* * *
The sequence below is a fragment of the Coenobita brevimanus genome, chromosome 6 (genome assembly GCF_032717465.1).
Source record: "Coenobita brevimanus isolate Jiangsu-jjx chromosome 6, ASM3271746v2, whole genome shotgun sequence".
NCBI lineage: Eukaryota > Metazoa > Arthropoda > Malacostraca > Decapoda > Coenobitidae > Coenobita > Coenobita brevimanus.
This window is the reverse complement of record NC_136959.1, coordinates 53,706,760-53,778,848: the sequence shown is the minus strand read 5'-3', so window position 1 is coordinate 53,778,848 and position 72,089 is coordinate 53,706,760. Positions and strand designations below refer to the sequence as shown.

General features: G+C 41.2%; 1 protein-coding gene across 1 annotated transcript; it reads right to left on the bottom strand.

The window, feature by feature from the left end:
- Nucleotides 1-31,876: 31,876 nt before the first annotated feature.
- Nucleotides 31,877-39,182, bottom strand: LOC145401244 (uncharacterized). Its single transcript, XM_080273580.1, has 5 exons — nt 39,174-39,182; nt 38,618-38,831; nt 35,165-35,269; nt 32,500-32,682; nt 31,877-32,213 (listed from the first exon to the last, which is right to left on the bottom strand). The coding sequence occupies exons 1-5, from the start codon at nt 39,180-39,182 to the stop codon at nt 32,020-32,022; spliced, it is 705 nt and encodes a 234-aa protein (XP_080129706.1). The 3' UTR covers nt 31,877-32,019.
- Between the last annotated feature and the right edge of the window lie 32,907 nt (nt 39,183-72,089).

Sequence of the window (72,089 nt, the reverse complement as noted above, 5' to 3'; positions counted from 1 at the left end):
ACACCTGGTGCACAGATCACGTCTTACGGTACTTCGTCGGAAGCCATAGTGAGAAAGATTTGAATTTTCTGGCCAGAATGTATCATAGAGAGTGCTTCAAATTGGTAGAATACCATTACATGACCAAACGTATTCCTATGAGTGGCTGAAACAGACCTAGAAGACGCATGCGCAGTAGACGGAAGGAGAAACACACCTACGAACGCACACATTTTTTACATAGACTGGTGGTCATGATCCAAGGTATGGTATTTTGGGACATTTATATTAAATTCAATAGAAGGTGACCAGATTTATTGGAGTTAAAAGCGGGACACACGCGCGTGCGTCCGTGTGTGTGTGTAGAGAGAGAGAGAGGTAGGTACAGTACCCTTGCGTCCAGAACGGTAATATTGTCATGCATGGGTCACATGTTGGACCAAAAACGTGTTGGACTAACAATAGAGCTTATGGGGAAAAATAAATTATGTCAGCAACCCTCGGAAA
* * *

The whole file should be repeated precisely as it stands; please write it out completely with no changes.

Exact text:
The sequence below is a fragment of the Coenobita brevimanus genome, chromosome 6 (genome assembly GCF_032717465.1).
Source record: "Coenobita brevimanus isolate Jiangsu-jjx chromosome 6, ASM3271746v2, whole genome shotgun sequence".
NCBI lineage: Eukaryota > Metazoa > Arthropoda > Malacostraca > Decapoda > Coenobitidae > Coenobita > Coenobita brevimanus.
This window is the reverse complement of record NC_136959.1, coordinates 53,706,760-53,778,848: the sequence shown is the minus strand read 5'-3', so window position 1 is coordinate 53,778,848 and position 72,089 is coordinate 53,706,760. Positions and strand designations below refer to the sequence as shown.

General features: G+C 41.2%; 1 protein-coding gene across 1 annotated transcript; it reads right to left on the bottom strand.

The window, feature by feature from the left end:
- Nucleotides 1-31,876: 31,876 nt before the first annotated feature.
- Nucleotides 31,877-39,182, bottom strand: LOC145401244 (uncharacterized). Its single transcript, XM_080273580.1, has 5 exons — nt 39,174-39,182; nt 38,618-38,831; nt 35,165-35,269; nt 32,500-32,682; nt 31,877-32,213 (listed from the first exon to the last, which is right to left on the bottom strand). The coding sequence occupies exons 1-5, from the start codon at nt 39,180-39,182 to the stop codon at nt 32,020-32,022; spliced, it is 705 nt and encodes a 234-aa protein (XP_080129706.1). The 3' UTR covers nt 31,877-32,019.
- Between the last annotated feature and the right edge of the window lie 32,907 nt (nt 39,183-72,089).

Sequence of the window (72,089 nt, the reverse complement as noted above, 5' to 3'; positions counted from 1 at the left end):
ACACCTGGTGCACAGATCACGTCTTACGGTACTTCGTCGGAAGCCATAGTGAGAAAGATTTGAATTTTCTGGCCAGAATGTATCATAGAGAGTGCTTCAAATTGGTAGAATACCATTACATGACCAAACGTATTCCTATGAGTGGCTGAAACAGACCTAGAAGACGCATGCGCAGTAGACGGAAGGAGAAACACACCTACGAACGCACACATTTTTTACATAGACTGGTGGTCATGATCCAAGGTATGGTATTTTGGGACATTTATATTAAATTCAATAGAAGGTGACCAGATTTATTGGAGTTAAAAGCGGGACACACGCGCGTGCGTCCGTGTGTGTGTGTAGAGAGAGAGAGAGGTAGGTACAGTACCCTTGCGTCCAGAACGGTAATATTGTCATGCATGGGTCACATGTTGGACCAAAAACGTGTTGGACTAACAATAGAGCTTATGGGGAAAAATAAATTATGTCAGCAACCCTCGGAAA